Giovanni Allevi is not new to London. This time he’s brought back to the UK by TIJ Events to performs at Cadogan Hall on 10 March. The reason is to celebrate a very special achievement: 25 years of a career in music.
Twenty-five years is quite a milestone.
I do not like the word ‘career’. I’d rather say I want to celebrate with my audience 25 years of concerts. Those 25 years have had their ups and their downs, but they have been very intense and the affection of my public has never changed. That’s why I want to celebrate this extraordinary adventure with them.
You are young and you are already celebrating 25 years of performing. How do you feel about it?
I try to live the present moment as intensely as I can and I try not to look back. Twenty-five years it’s a lot of time, but every time I sit at my piano it’s like the first time to me.
Has your music changed in 25 years?
I crazier than I was when I was younger. Less wise, more daring. In particular, I tackle bravely the composition of classical forms of music. And I don’t give a damn about what radios and TVs want, like short pieces of music for example.
Generally, people become wiser with age. You are a contrary man.
Correct. I proudly consider myself immature. But to be like that I need the affection of my public. I could not have reached my goals. My fans – even though I do not like to call them fans – keep pushing me to write the music I like, without bothering about anything else.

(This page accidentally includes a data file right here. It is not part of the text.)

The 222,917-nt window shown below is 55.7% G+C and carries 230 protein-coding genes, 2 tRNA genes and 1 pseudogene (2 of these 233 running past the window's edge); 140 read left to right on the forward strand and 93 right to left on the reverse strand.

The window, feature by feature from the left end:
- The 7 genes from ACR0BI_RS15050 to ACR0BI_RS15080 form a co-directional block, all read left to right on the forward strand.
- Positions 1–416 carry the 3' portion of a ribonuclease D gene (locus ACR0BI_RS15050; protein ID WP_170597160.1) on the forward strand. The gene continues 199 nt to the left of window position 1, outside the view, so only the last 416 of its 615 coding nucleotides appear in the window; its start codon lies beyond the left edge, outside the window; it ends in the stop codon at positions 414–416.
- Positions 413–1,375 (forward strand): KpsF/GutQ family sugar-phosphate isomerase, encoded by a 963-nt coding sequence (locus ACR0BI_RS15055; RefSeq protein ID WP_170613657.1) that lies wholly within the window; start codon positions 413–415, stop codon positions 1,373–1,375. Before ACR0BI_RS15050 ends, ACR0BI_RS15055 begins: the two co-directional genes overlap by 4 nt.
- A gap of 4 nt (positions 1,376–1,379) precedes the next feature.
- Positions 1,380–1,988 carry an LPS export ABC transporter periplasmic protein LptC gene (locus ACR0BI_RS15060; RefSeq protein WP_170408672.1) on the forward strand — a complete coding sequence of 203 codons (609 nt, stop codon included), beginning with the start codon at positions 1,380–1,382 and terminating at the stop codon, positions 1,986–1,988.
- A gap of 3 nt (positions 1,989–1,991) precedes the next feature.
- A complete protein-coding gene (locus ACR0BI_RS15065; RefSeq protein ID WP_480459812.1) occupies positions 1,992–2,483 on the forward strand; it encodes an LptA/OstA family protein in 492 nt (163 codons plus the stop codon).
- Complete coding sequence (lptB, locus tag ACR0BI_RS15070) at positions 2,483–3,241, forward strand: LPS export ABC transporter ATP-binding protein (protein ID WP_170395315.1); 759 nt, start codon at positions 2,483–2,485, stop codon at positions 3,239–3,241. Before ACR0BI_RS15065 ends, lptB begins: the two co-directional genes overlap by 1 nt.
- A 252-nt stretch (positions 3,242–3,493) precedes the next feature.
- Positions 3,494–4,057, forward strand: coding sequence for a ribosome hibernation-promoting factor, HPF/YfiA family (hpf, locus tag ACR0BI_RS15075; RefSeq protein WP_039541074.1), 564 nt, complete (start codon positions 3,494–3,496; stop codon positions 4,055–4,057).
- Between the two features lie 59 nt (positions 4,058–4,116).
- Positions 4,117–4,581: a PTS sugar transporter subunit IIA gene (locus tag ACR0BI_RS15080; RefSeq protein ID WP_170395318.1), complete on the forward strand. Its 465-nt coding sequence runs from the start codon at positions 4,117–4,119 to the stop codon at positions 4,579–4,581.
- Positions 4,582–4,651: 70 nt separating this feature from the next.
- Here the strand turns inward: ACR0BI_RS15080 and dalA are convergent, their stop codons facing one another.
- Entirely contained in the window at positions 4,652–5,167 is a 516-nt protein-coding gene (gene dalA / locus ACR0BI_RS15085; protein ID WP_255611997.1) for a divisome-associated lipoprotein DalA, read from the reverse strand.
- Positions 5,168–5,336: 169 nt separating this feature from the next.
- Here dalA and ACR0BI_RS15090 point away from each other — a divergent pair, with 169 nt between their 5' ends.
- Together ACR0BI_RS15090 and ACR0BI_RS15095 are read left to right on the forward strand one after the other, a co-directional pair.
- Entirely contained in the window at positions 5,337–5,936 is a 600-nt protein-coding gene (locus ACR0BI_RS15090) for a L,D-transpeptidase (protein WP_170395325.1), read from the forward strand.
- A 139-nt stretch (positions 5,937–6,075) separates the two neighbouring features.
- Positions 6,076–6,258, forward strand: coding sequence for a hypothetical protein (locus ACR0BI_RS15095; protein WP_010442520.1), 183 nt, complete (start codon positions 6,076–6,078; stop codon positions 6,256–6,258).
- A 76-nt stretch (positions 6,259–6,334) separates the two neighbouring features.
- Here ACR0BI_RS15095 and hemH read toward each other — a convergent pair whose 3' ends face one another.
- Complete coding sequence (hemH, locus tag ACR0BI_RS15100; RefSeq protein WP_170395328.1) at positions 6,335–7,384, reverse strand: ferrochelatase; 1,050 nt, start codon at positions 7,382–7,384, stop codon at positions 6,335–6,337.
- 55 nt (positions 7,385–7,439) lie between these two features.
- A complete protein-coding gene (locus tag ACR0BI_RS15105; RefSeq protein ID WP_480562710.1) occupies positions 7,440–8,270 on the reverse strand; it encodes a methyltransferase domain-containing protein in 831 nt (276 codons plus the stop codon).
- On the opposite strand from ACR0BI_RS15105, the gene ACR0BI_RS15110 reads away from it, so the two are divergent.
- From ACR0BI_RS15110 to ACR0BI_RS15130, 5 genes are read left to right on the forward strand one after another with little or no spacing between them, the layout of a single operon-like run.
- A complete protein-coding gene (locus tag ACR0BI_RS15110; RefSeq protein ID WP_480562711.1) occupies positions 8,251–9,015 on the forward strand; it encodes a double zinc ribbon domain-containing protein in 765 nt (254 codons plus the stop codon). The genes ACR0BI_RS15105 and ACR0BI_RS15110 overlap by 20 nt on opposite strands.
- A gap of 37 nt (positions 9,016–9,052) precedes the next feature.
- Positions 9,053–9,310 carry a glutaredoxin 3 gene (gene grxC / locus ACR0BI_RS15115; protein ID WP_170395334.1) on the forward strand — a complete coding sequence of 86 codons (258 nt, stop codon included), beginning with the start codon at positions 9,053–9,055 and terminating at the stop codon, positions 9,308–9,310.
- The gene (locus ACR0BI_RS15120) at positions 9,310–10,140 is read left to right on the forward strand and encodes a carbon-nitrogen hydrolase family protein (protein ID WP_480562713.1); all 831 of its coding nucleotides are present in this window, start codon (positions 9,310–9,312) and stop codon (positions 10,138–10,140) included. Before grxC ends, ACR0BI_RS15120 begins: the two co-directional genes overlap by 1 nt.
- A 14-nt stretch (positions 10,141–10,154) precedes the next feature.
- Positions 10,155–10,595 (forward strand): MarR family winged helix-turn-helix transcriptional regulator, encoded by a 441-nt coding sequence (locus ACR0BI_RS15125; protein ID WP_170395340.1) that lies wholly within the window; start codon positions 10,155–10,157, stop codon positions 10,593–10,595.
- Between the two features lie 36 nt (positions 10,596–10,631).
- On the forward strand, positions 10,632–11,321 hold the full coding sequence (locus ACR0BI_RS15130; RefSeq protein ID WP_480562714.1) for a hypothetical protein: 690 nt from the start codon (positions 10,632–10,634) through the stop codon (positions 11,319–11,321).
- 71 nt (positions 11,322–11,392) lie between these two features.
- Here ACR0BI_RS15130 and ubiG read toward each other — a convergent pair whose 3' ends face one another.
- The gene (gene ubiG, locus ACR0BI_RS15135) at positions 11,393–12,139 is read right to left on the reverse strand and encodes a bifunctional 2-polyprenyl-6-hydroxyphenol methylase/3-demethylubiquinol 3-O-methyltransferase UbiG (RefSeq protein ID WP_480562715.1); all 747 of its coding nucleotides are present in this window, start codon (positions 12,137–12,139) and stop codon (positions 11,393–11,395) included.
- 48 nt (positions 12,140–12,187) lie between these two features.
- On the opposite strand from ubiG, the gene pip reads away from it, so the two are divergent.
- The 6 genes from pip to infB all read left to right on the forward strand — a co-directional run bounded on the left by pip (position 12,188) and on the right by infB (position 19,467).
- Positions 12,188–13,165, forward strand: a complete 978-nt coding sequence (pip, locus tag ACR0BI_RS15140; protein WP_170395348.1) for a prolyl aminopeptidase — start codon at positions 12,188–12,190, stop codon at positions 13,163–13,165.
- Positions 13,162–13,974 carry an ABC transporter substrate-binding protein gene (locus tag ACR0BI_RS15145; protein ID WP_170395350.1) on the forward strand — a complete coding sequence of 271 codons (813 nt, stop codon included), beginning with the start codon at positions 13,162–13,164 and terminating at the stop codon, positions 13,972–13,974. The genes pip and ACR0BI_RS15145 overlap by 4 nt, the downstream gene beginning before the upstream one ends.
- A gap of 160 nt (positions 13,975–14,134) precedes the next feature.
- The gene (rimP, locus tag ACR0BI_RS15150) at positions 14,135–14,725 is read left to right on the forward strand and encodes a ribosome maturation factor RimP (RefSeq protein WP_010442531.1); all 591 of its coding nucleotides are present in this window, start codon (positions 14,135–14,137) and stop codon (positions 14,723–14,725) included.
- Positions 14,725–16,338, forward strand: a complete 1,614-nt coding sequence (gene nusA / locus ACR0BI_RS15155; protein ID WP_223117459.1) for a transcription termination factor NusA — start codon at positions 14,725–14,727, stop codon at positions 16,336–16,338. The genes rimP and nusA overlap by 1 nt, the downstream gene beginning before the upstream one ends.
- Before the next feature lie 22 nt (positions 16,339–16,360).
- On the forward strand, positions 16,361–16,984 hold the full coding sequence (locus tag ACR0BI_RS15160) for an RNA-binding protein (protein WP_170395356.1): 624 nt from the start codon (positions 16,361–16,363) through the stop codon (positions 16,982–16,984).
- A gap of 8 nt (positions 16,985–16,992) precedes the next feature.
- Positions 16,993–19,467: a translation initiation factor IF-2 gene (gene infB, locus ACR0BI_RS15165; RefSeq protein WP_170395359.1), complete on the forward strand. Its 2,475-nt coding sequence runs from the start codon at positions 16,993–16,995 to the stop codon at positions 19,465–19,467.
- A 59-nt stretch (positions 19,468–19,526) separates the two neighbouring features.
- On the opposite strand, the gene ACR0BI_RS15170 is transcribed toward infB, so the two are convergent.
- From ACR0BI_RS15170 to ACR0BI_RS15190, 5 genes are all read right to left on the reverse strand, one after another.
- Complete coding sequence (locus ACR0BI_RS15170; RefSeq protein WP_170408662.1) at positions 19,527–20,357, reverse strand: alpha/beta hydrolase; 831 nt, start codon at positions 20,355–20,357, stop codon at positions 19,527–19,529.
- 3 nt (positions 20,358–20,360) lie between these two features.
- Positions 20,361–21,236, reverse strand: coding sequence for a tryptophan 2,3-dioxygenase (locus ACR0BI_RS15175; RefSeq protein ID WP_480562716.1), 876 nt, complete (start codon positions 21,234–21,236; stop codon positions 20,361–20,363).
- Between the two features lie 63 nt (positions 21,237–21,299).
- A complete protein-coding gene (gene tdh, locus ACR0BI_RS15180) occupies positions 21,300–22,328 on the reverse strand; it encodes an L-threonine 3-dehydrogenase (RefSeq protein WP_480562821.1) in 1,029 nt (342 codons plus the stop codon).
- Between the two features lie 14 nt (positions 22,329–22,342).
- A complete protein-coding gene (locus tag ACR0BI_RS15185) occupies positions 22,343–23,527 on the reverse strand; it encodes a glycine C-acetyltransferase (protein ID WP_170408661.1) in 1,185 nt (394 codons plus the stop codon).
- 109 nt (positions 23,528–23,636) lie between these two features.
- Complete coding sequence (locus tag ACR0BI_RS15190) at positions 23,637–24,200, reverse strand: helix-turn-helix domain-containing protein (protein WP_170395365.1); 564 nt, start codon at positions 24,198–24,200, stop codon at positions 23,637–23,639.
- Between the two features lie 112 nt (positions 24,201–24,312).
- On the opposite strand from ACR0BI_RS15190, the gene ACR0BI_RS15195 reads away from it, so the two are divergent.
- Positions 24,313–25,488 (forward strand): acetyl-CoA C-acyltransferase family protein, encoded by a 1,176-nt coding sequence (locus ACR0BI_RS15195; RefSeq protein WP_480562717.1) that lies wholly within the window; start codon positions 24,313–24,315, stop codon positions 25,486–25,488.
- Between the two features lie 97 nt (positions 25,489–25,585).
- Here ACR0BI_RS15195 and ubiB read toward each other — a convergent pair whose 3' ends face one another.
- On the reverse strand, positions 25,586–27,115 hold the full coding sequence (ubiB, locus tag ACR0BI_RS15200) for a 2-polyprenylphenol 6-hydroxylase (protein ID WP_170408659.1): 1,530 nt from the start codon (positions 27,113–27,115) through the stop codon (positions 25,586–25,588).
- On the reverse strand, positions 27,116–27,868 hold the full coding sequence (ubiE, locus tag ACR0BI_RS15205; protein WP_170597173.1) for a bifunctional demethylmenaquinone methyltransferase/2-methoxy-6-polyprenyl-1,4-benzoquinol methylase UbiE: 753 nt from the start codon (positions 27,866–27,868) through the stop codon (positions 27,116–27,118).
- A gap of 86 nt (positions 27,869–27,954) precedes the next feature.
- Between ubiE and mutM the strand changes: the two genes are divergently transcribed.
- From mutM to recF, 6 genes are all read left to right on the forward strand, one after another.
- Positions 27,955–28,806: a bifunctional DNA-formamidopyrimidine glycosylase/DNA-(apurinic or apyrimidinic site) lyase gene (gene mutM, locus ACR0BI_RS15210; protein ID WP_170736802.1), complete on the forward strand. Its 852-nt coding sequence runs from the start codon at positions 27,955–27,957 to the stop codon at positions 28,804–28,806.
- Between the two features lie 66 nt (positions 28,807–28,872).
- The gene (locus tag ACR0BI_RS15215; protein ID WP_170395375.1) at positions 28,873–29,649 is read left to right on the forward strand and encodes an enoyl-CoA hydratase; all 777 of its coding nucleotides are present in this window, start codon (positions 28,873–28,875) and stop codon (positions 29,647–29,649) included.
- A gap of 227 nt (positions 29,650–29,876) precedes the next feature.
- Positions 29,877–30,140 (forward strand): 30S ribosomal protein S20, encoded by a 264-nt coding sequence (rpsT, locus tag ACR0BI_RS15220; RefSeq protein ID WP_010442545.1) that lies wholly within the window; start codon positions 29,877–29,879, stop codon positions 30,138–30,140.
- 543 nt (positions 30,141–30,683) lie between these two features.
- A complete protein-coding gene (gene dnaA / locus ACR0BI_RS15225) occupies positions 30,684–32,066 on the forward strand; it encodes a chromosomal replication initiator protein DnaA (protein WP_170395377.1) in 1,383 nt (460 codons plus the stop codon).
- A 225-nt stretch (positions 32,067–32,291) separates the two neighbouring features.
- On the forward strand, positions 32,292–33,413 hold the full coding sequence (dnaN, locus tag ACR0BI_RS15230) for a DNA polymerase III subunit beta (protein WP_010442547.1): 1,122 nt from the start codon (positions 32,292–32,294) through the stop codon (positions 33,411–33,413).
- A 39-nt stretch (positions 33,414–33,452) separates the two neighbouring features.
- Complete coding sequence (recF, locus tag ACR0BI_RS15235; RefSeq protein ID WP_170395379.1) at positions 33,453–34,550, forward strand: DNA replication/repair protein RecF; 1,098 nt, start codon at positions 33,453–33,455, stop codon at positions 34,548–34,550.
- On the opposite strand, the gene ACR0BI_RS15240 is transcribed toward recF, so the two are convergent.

Is your public made by women more than men?
My fans are unappreciated because they appreciate my way of going ‘delicately’ upstream. Generally, women are more unappreciated than men, because they are damaged by prejudice, are torn between family and work. And I feel like I’m tied to women by a fil rouge. I’m also convinced that the women’s way of thinking represents the future and will have a fundamental importance soon.
You participated at the Theatre of Silence with Andrea Bocelli. How was it?
I felt humbled and honoured to be invited by maestro Bocelli to perform with him. We played a music by Gioacchino Rossini known as Tarantella Napoletana, whose main characteristic is that convey an overwhelming joy. It has been a double honour for me, because I performed with Bocelli on the music of a composer from my region, Marche.
Why there are not many women composers?
I really like Ada Gentile, whom I personally met. But it’s true, the music world is still a little chauvinist, and that’s a shame. I think we should embrace a female point of view, in any art. Female music player and composers should be strongly encouraged because they struggle in a world that tries to obstruct them.
Giovanni Allevi performs at Cadogan Hall on 10 March. Click here to buy tickets.